How did rock and roll survivor Peter Wolf mold himself into one of rock’s great front men? By watching and learning from music’s best. a
For many musicians, even seasoned ones, having Keith Richards and his entire family make a special effort to catch one of your gigs is a pretty stellar moment. Probably kinda hard to top.
But for Peter Wolf — legendary front man of ’70s/’80s rock & soul kings The J Geils Band, and for the last 30 years a successful solo performer — that’s a drop in the bucket. Just Stones-wise, he’s not only had Richards catch his solo show, but he’s cut tunes with Richards and Mick Jagger, plus J Geils hit the road with the Stones as their opening act on their “Freeze Frame” tour back in the day. But as far as being in touch with musical heavies, that’s only the tip of the iceberg.
Even before he stepped onto a stage to sing one note, Wolf has been awash in a glow of musical luminaries that crosses the rock-and-roll spectrum. It’s a great story, the stuff of legends, really. How a teenager from the Bronx moved to Boston in search of a new life as an artist (I mean paintings), got woven into the burgeoning FM radio and Boston music scene, then sang a song at a party and soon became one of rock-and-roll’s top front men working with dozens of legends in a music career spanning decades and still going strong. It’s classic, really. Classic ROCK. Those who follow Wolf or just want to enjoy a truly special evening of kick-ass rock-and-roll are lucky: he comes to The Birchmere in Alexandria on October 28. “I find The Birchmere to be a very special room, it’s a great atmosphere for artists that are doing what I’m doing,” he says. “The audience seems to be really serious about the music, they’re very respectful. And yeah, by the end of the night, we tend to rock down.”
Wolf’s early years in New York were not without some amazing education in the college of musical knowledge. “When I was going to high school, man, it was 10 blocks away from the Apollo Theater,” Wolf remembers. “I’d go to the Apollo every week, and I got to see all my favorite artists. It was one of those experiences that really helped me later.”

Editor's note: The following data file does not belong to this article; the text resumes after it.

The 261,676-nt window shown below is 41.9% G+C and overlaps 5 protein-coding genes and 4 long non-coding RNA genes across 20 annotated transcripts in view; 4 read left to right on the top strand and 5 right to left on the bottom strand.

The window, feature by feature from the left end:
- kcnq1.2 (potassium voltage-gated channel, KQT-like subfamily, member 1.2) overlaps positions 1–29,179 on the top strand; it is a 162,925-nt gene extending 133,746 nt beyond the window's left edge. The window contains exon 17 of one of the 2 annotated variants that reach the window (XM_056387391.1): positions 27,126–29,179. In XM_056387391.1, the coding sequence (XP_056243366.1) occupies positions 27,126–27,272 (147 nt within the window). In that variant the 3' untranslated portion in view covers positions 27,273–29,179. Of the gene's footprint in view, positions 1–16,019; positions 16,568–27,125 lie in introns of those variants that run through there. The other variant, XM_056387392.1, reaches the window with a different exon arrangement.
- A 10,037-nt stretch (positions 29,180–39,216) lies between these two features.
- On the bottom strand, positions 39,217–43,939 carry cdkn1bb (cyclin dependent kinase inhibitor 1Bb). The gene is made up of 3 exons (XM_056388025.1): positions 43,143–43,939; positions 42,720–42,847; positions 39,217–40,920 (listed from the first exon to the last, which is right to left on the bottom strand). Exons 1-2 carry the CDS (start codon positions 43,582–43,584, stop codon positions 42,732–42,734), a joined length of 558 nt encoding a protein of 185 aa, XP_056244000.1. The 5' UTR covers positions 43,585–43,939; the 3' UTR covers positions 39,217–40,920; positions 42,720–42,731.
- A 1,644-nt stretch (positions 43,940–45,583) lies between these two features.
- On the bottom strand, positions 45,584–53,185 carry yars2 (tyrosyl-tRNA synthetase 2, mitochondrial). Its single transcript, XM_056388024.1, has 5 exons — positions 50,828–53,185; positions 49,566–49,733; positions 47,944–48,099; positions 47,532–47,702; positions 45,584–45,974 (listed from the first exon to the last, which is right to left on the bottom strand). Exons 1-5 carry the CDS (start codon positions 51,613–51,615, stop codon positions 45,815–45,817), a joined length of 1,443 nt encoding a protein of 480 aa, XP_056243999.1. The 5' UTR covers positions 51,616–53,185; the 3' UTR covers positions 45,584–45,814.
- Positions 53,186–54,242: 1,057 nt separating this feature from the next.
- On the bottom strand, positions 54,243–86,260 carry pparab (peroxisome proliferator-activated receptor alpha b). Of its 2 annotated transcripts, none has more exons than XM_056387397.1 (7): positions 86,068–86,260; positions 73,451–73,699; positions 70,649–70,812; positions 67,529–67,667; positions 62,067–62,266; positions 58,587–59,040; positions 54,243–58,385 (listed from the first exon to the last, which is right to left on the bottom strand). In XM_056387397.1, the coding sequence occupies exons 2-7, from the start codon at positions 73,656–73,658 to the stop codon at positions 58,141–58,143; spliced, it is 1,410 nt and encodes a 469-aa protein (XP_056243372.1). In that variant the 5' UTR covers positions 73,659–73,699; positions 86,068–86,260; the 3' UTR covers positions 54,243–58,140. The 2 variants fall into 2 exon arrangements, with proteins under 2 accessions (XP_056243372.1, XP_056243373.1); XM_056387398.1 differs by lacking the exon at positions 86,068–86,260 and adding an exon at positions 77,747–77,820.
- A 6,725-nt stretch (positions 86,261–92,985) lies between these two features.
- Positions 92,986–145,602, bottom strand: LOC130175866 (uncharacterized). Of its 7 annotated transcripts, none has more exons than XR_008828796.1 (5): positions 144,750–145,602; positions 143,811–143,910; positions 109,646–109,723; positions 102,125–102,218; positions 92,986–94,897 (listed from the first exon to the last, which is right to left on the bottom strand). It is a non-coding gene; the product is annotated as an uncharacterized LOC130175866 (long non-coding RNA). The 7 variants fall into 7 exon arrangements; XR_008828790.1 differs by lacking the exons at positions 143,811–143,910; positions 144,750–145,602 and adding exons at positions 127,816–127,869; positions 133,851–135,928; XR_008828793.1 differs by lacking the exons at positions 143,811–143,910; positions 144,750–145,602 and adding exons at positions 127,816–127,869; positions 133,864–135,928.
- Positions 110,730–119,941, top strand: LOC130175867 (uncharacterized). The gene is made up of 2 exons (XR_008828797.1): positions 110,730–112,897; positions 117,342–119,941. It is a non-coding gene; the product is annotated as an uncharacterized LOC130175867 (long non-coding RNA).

As it has been the case with many great rockers, Wolf’s journey away from home started out with the dream of being an artist with a brush, not a guitar. Oddly enough this quest would soon cross paths with another future superstar from another genre: film.
“Painting was my first love. I was really a very dedicated artist and took many lessons,” Wolf says. “I moved up to Boston when I got a scholarship to the Boston Museum School of Fine Arts, I was hangin’ around, actually livin’ on the streets for a while, and I needed a roommate and it turned out to be (famed director) David Lynch. We were sort of like ‘The Odd Couple.’ David was a very neat guy and I was a slob. I had not gotten into performing music, I was only a music fan, and it was before he got involved in film, so we were both just serious art students at the time.”
With his deep love of music continuing to be his driving force, Wolf got a jock job at WBCN, which would become one of the top FM stations in the country. But it was an unexpected moment at a college party that turned Wolf from music fan to rock star almost overnight.
“The party was basically made up of art students, sort of not unlike David Byrne and the Talking Heads at [Rhode Island School of Design],” Wolf recounts. “There was this band of art students playing and they were very much into R&B, that blues stuff that I was into. They were starting a song and no one could remember the words to the song, and I could, so I jumped up and started singing. That was the moment. Soon after we started what became my first band which was called The Hallucinations, and the drummer and myself later went on to put together the J Geils Band.”